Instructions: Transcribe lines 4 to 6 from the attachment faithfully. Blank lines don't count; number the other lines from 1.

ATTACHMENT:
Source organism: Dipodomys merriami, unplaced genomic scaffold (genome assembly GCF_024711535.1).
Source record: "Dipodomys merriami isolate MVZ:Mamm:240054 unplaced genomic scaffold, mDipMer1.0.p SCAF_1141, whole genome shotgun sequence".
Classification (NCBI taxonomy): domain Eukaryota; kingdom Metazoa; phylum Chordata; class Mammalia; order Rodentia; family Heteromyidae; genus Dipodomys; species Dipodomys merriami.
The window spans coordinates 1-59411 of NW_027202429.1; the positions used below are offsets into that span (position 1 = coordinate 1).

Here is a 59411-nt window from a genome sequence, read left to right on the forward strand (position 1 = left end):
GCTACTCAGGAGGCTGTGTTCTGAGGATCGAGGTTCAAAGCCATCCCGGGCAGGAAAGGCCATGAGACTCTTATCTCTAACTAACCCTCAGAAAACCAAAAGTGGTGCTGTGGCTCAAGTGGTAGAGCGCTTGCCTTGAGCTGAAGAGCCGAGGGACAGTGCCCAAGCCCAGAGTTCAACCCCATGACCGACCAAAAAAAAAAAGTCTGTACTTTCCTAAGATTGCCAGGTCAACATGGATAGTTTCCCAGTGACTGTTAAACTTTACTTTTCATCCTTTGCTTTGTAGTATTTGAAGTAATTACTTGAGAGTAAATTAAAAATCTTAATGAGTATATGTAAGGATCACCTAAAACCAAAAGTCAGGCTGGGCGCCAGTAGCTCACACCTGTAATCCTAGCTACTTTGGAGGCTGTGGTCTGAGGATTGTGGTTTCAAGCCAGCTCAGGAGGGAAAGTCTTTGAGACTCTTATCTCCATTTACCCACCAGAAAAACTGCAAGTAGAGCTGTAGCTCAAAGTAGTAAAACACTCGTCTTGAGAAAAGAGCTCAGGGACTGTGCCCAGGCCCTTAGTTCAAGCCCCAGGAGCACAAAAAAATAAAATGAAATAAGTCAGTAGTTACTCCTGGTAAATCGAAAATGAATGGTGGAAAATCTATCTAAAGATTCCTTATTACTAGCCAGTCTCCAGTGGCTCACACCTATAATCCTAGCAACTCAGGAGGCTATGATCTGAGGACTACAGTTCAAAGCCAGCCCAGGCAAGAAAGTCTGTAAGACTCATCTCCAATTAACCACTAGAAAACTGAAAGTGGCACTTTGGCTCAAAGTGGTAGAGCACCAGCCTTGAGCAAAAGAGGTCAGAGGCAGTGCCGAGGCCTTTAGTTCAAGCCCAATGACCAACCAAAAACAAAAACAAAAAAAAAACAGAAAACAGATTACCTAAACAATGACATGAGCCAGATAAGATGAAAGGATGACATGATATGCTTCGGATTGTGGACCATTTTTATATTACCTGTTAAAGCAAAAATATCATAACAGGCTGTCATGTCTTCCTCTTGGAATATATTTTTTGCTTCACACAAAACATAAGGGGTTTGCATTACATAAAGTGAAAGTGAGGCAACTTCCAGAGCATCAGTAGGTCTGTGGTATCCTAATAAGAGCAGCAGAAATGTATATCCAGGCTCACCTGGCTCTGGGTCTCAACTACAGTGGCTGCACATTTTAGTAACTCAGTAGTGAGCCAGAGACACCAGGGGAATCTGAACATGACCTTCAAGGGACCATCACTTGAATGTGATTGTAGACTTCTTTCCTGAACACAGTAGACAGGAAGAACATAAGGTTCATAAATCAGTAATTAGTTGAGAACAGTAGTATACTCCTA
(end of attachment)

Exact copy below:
The window spans coordinates 1-59411 of NW_027202429.1; the positions used below are offsets into that span (position 1 = coordinate 1).

Here is a 59411-nt window from a genome sequence, read left to right on the forward strand (position 1 = left end):
GCTACTCAGGAGGCTGTGTTCTGAGGATCGAGGTTCAAAGCCATCCCGGGCAGGAAAGGCCATGAGACTCTTATCTCTAACTAACCCTCAGAAAACCAAAAGTGGTGCTGTGGCTCAAGTGGTAGAGCGCTTGCCTTGAGCTGAAGAGCCGAGGGACAGTGCCCAAGCCCAGAGTTCAACCCCATGACCGACCAAAAAAAAAAAGTCTGTACTTTCCTAAGATTGCCAGGTCAACATGGATAGTTTCCCAGTGACTGTTAAACTTTACTTTTCATCCTTTGCTTTGTAGTATTTGAAGTAATTACTTGAGAGTAAATTAAAAATCTTAATGAGTATATGTAAGGATCACCTAAAACCAAAAGTCAGGCTGGGCGCCAGTAGCTCACACCTGTAATCCTAGCTACTTTGGAGGCTGTGGTCTGAGGATTGTGGTTTCAAGCCAGCTCAGGAGGGAAAGTCTTTGAGACTCTTATCTCCATTTACCCACCAGAAAAACTGCAAGTAGAGCTGTAGCTCAAAGTAGTAAAACACTCGTCTTGAGAAAAGAGCTCAGGGACTGTGCCCAGGCCCTTAGTTCAAGCCCCAGGAGCACAAAAAAATAAAATGAAATAAGTCAGTAGTTACTCCTGGTAAATCGAAAATGAATGGTGGAAAATCTATCTAAAGATTCCTTATTACTAGCCAGTCTCCAGTGGCTCACACCTATAATCCTAGCAACTCAGGAGGCTATGATCTGAGGACTACAGTTCAAAGCCAGCCCAGGCAAGAAAGTCTGTAAGACTCATCTCCAATTAACCACTAGAAAACTGAAAGTGGCACTTTGGCTCAAAGTGGTAGAGCACCAGCCTTGAGCAAAAGAGGTCAGAGGCAGTGCCGAGGCCTTTAGTTCAAGCCCAATGACCAACCAAAAACAAAAACAAAAAAAAAACAGAAAACAGATTACCTAAACAATGACATGAGCCAGATAAGATGAAAGGATGACATGATATGCTTCGGATTGTGGACCATTTTTATATTACCTGTTAAAGCAAAAATATCATAACAGGCTGTCATGTCTTCCTCTTGGAATATATTTTTTGCTTCACACAAAACATAAGGGGTTTGCATTACATAAAGTGAAAGTGAGGCAACTTCCAGAGCATCAGTAGGTCTGTGGTATCCTAATAAGAGCAGCAGAAATGTATATCCAGGCTCACCTGGCTCTGGGTCTCAACTACAGTGGCTGCACATTTTAGTAACTCAGTAGTGAGCCAGAGACACCAGGGGAATCTGAACATGACCTTCAAGGGACCATCACTTGAATGTGATTGTAGACTTCTTTCCTGAACACAGTAGACAGGAAGAACATAAGGTTCATAAATCAGTAATTAGTTGAGAACAGTAGTATACTCCTA